Sue Bolton

Photos by Sue Bolton, beats from Al Aqsa Intifada by Rootsman and Muslimgauze, edited by Nick Fredman. Long live the Arab revolution!

Melbourne rally in solidarity with Egyptian people on February 4.

Socialist Party member Anthony Main on January 11 became the second socialist elected to the City of Yarra council. The Labor mayor for Yarra, Jane Garrett, resigned after she was elected to state parliament in November. This left a vacancy on the council, which Main has filled. He was elected after a count back of votes tallied at the last council election. Main told Green Left Weekly that of the nine councillors, three are Greens, two are Labor, two are right-wing independents and, now, two are socialists.
A community sit-in defending Melbourne’s only Indigenous school, Ballerrt Mooroop College in Glenroy, began on November 24. The state Labor government planned to shift the Glenroy Specialist School (GSS) onto the site, which would push the Koori school into portable classrooms in a tiny area. The government provided $18 million to GSS to relocate, but the Koori school received just $750,000.
Housing action group City is Ours organised a protest outside housing minister Richard Wynne’s office on November 12, to highlight Melboune’s growing housing crisis. City is Ours has also recently organised a public meeting and a protest against rooming house evictions outside Moreland Council’s offices.
McDonalds bans community languages Sue Bolton, Melbourne Global burger chain store McDonalds has banned its employees in Australia from speaking languages other than English while on duty. Employees in Melbourne’s outer northern suburbs were told of the order by senior management figures at special regional paid training sessions.
McDonalds will soon be trialling two lanes of drive through at some outer suburban restaurants to bring down its drive through wait time. There are a number of reasons why some people in outer suburbs are becoming increasingly dependent on drive-through takeaway food. Longer working hours, falling living standards and greater travelling distances have cut into the time, energy and money suburban working class families can devote to grocery shopping, meal preparation, sitting down to eat and washing dishes.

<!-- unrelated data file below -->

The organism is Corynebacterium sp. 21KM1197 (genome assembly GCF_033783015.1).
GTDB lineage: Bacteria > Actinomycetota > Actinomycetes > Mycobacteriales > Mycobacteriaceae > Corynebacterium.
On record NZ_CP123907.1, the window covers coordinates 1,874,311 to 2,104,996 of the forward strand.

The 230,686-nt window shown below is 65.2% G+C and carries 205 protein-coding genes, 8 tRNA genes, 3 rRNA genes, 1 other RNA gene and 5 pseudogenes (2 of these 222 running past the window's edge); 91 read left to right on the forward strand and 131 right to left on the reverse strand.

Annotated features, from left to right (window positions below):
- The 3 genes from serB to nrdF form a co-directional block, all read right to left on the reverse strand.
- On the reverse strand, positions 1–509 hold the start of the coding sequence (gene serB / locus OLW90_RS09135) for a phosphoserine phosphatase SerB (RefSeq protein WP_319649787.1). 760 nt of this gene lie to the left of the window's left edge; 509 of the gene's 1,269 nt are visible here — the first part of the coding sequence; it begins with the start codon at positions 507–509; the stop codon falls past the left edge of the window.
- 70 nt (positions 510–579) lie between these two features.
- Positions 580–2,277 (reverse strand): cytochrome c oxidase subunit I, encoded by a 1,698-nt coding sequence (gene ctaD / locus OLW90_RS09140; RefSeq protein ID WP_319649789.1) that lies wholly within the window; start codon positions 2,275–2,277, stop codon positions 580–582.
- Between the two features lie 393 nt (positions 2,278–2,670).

On October 21, 70 local parents and supporters filled Moreland Concert Hall to hear state election candidates from the Pascoe Vale and Brunswick electorates speak on the issue of a high school for Coburg. The meeting was organised by the campaign group High School for Coburg. HSC was established about two years ago by a group of parents who were concerned that there was no local high school for their children to attend.
“Public interest vs private profit” was the theme of Socialist Alliance’s state conference in Melbourne on October 2. In the opening panel, Kenneth Davidson, senior columnist for the Age slammed Victoria as being a corporate state: “Since the election of [Coalition Premier Jeff] Kennett in 1992, we’ve had bad, secretive government. Labor premiers [Steve] Bracks and [John] Brumby have built on the foundations of the Kennett government.”
Almost 600 people poured into the town hall in Melbourne’s north-eastern suburb of Ivanhoe on October 6 to discuss the Victorian Labor government’s proposal to build a freeway across the Banyule Flats and the Yarra Corridor. The government intends to build the North-East Link to join the Western Ring Road to the Eastlink tollway. The lack of public transport in the area was shown by the fact that the only way most people could get to the meeting was by driving, causing a small traffic jam outside.
The launch of the Nuclear Freeways Campaign took place outside federal resources minister Martin Ferguson’s office on July 30. The launch was a send-off for a group of activists from Friends of the Earth who will travel the likely route nuclear waste will be transported from Sydney to a proposed nuclear waste dump at Muckaty station in the Northern Territory.
Victorian Electrical Trade Union (ETU) members have voted resoundingly to disaffiliate from the Australian Labor Party. In a ballot of ETU members on whether the union should remain affiliated to the ALP, 85% voted against affiliation. Nearly 44% of ETU members voted in the ballot conducted by the Australian Electoral Commission. This is the first time in many years a union has disaffiliated from the Labor Party, and possibly the first time a union has conducted a ballot of members on the issue.